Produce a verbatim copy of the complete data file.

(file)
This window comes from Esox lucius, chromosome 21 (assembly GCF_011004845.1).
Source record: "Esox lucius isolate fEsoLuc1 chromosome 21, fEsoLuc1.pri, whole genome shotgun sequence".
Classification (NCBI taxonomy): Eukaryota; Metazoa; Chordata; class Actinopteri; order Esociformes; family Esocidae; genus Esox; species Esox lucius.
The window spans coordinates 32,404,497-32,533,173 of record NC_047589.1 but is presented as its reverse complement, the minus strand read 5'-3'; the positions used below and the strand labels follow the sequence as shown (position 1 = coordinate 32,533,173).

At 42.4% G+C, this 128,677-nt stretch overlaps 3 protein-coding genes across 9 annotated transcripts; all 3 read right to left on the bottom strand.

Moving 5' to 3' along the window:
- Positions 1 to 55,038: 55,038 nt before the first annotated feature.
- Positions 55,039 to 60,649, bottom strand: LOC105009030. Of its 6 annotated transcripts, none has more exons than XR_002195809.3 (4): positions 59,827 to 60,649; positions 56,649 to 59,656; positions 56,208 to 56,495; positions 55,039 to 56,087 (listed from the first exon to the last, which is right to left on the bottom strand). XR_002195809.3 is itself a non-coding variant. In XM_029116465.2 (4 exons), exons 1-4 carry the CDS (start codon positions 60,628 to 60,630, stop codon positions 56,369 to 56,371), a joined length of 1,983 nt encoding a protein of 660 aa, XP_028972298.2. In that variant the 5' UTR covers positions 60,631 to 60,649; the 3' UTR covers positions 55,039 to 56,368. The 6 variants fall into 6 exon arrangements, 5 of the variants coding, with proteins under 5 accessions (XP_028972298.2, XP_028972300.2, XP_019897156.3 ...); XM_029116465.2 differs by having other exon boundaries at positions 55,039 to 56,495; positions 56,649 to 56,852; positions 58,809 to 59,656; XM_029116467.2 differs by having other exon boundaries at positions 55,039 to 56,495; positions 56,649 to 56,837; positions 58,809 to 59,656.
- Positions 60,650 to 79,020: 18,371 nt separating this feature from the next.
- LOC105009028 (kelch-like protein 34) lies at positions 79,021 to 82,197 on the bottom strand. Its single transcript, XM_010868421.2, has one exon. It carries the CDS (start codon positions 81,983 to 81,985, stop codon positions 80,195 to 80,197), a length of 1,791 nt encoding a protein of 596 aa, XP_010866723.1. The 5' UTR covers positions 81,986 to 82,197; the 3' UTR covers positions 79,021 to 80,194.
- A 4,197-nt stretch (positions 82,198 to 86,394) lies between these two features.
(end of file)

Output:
This window comes from Esox lucius, chromosome 21 (assembly GCF_011004845.1).
Source record: "Esox lucius isolate fEsoLuc1 chromosome 21, fEsoLuc1.pri, whole genome shotgun sequence".
Classification (NCBI taxonomy): Eukaryota; Metazoa; Chordata; class Actinopteri; order Esociformes; family Esocidae; genus Esox; species Esox lucius.
The window spans coordinates 32,404,497-32,533,173 of record NC_047589.1 but is presented as its reverse complement, the minus strand read 5'-3'; the positions used below and the strand labels follow the sequence as shown (position 1 = coordinate 32,533,173).

At 42.4% G+C, this 128,677-nt stretch overlaps 3 protein-coding genes across 9 annotated transcripts; all 3 read right to left on the bottom strand.

Moving 5' to 3' along the window:
- Positions 1 to 55,038: 55,038 nt before the first annotated feature.
- Positions 55,039 to 60,649, bottom strand: LOC105009030. Of its 6 annotated transcripts, none has more exons than XR_002195809.3 (4): positions 59,827 to 60,649; positions 56,649 to 59,656; positions 56,208 to 56,495; positions 55,039 to 56,087 (listed from the first exon to the last, which is right to left on the bottom strand). XR_002195809.3 is itself a non-coding variant. In XM_029116465.2 (4 exons), exons 1-4 carry the CDS (start codon positions 60,628 to 60,630, stop codon positions 56,369 to 56,371), a joined length of 1,983 nt encoding a protein of 660 aa, XP_028972298.2. In that variant the 5' UTR covers positions 60,631 to 60,649; the 3' UTR covers positions 55,039 to 56,368. The 6 variants fall into 6 exon arrangements, 5 of the variants coding, with proteins under 5 accessions (XP_028972298.2, XP_028972300.2, XP_019897156.3 ...); XM_029116465.2 differs by having other exon boundaries at positions 55,039 to 56,495; positions 56,649 to 56,852; positions 58,809 to 59,656; XM_029116467.2 differs by having other exon boundaries at positions 55,039 to 56,495; positions 56,649 to 56,837; positions 58,809 to 59,656.
- Positions 60,650 to 79,020: 18,371 nt separating this feature from the next.
- LOC105009028 (kelch-like protein 34) lies at positions 79,021 to 82,197 on the bottom strand. Its single transcript, XM_010868421.2, has one exon. It carries the CDS (start codon positions 81,983 to 81,985, stop codon positions 80,195 to 80,197), a length of 1,791 nt encoding a protein of 596 aa, XP_010866723.1. The 5' UTR covers positions 81,986 to 82,197; the 3' UTR covers positions 79,021 to 80,194.
- A 4,197-nt stretch (positions 82,198 to 86,394) lies between these two features.